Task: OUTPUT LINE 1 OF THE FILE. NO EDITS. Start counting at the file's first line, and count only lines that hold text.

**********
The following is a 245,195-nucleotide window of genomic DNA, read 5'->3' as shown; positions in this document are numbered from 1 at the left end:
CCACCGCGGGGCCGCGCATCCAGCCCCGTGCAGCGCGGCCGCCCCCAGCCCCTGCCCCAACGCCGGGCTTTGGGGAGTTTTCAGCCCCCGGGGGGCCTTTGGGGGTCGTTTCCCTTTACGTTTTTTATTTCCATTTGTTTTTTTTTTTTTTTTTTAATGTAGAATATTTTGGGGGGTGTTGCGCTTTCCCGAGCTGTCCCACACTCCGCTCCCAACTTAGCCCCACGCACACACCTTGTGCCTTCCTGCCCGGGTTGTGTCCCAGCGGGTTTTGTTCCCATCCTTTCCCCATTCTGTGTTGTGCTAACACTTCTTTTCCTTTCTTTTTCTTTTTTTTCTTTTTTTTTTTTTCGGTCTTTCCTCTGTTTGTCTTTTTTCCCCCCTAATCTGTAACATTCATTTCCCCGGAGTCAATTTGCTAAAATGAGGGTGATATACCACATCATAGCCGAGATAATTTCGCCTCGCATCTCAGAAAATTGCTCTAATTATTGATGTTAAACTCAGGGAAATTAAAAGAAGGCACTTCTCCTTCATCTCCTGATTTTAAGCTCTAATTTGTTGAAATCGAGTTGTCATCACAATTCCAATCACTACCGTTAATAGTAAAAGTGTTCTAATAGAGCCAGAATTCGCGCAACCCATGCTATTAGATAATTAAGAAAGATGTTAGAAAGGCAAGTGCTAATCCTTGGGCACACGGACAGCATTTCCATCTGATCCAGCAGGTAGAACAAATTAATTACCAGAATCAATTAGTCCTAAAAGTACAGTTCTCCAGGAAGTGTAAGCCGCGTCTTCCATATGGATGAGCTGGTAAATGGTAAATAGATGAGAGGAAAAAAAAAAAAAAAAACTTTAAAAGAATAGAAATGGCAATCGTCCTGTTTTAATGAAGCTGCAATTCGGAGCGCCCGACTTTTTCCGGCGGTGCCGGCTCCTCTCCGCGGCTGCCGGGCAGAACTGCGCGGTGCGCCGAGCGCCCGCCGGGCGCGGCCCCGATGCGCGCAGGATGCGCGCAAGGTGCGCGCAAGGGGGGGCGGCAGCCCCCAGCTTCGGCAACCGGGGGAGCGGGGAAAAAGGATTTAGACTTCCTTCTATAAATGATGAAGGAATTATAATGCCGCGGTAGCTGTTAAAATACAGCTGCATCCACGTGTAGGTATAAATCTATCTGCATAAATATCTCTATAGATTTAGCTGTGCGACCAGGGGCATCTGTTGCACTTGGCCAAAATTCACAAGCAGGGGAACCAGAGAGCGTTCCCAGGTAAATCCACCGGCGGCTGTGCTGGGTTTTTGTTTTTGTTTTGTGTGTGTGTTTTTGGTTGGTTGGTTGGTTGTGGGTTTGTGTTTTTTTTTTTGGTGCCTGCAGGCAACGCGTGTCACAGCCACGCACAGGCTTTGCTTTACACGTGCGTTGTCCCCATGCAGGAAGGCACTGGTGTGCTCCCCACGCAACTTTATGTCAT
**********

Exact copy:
The following is a 245,195-nucleotide window of genomic DNA, read 5'->3' as shown; positions in this document are numbered from 1 at the left end: